Variable Implementation

Guide for implementing variables by supported SDK

The below guide is meant to help you understand and get your variables up and running quickly. Each of the platforms Leanplum supports for variables are below. Click to be guided to the platform you are using.

Select your OS or language below for specific instructions on setup.

More on Variables Implementation for iOS.

More on Variables Implementation for Android.

More on setup for Unity Variables Implementation.

More on Variables Implementation using our JavaScript SDK.

More on Variables Implementation for React Native.

iOS Variables

In a variables implementation for iOS, it's important to define all of your variables before calling Leanplum.start(). To group variables on the dashboard, you will need to use periods. There are differences for how variables are handled depending the native iOS language you use.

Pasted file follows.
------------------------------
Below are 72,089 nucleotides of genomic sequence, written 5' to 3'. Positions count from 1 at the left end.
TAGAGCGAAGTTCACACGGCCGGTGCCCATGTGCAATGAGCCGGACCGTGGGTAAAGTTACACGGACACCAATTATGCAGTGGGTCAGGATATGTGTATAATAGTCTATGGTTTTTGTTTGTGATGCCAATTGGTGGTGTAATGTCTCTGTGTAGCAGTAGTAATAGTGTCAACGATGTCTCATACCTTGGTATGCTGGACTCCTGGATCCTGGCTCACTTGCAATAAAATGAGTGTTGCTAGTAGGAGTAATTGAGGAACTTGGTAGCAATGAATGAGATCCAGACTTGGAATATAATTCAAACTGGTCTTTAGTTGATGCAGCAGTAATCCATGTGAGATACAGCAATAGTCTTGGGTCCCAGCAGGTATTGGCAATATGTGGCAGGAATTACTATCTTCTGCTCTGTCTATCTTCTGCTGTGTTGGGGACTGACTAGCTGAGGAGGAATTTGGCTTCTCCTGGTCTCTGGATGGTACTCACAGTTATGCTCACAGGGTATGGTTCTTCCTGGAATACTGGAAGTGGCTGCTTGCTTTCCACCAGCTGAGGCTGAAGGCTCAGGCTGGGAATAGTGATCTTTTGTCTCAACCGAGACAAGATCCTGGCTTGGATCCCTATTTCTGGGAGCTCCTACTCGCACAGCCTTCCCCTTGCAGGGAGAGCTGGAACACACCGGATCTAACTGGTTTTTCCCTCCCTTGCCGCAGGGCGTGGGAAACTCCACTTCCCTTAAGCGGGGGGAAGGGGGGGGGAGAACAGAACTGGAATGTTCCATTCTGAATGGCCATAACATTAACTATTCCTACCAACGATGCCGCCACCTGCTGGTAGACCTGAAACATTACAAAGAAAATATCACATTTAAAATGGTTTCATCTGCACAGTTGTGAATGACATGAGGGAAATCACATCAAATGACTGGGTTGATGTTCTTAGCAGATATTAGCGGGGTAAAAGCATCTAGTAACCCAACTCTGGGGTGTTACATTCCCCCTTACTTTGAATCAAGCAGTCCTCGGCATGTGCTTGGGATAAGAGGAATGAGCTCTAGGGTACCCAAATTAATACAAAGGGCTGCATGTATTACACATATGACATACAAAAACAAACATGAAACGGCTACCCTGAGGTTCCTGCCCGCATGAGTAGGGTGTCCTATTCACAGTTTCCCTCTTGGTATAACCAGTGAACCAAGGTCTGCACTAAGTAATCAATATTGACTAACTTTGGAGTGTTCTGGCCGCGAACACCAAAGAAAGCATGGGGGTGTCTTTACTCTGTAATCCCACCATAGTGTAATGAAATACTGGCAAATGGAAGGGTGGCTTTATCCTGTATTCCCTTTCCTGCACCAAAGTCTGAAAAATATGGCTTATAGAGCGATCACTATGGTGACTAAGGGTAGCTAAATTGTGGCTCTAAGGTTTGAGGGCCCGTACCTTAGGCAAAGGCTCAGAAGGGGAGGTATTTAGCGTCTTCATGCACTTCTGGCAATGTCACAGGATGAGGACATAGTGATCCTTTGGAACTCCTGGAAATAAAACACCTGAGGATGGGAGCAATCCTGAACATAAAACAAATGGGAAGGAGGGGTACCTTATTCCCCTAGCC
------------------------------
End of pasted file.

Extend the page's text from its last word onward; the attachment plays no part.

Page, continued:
Defining variables

Swift

A Swift implementation of Leanplum variables does not support macros like Objective-C does. Instead, we use a Var class directly for when variables are defined. This means you will need to define variables using the Var class. If you are wanting to group variables together, this method requires you use dots in the name of the variable to group values into a structured way. See Modeling structured data for examples.

With Swift, you must define all of your Leanplum variables before calling Leanplum.start. In order to access a variable in another controller or file, you will need to define the variable again; the first time before start, which will set the value, with subsequent calls will returning the cached value.

Note: Be careful where you place the Var calls to ensure the first call is truly called first.